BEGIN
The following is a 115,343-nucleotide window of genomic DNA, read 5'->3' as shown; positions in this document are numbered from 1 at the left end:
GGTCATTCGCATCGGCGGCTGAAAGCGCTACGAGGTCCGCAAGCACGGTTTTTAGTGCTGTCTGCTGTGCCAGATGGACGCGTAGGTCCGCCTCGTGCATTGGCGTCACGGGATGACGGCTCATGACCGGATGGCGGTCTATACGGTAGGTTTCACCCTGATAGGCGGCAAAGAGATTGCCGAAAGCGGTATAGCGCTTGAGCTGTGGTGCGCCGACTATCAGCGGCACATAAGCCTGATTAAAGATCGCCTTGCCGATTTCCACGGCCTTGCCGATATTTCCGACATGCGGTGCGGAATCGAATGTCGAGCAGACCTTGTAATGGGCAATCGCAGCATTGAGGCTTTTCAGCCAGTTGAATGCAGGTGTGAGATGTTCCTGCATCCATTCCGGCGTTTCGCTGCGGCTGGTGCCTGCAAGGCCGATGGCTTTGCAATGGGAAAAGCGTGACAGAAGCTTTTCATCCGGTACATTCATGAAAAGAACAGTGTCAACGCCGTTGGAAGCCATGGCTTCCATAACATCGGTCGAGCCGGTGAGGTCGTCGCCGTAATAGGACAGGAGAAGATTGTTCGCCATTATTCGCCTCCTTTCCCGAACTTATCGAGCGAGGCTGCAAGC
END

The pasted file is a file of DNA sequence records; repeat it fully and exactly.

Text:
The following is a 115,343-nucleotide window of genomic DNA, read 5'->3' as shown; positions in this document are numbered from 1 at the left end:
GGTCATTCGCATCGGCGGCTGAAAGCGCTACGAGGTCCGCAAGCACGGTTTTTAGTGCTGTCTGCTGTGCCAGATGGACGCGTAGGTCCGCCTCGTGCATTGGCGTCACGGGATGACGGCTCATGACCGGATGGCGGTCTATACGGTAGGTTTCACCCTGATAGGCGGCAAAGAGATTGCCGAAAGCGGTATAGCGCTTGAGCTGTGGTGCGCCGACTATCAGCGGCACATAAGCCTGATTAAAGATCGCCTTGCCGATTTCCACGGCCTTGCCGATATTTCCGACATGCGGTGCGGAATCGAATGTCGAGCAGACCTTGTAATGGGCAATCGCAGCATTGAGGCTTTTCAGCCAGTTGAATGCAGGTGTGAGATGTTCCTGCATCCATTCCGGCGTTTCGCTGCGGCTGGTGCCTGCAAGGCCGATGGCTTTGCAATGGGAAAAGCGTGACAGAAGCTTTTCATCCGGTACATTCATGAAAAGAACAGTGTCAACGCCGTTGGAAGCCATGGCTTCCATAACATCGGTCGAGCCGGTGAGGTCGTCGCCGTAATAGGACAGGAGAAGATTGTTCGCCATTATTCGCCTCCTTTCCCGAACTTATCGAGCGAGGCTGCAAGC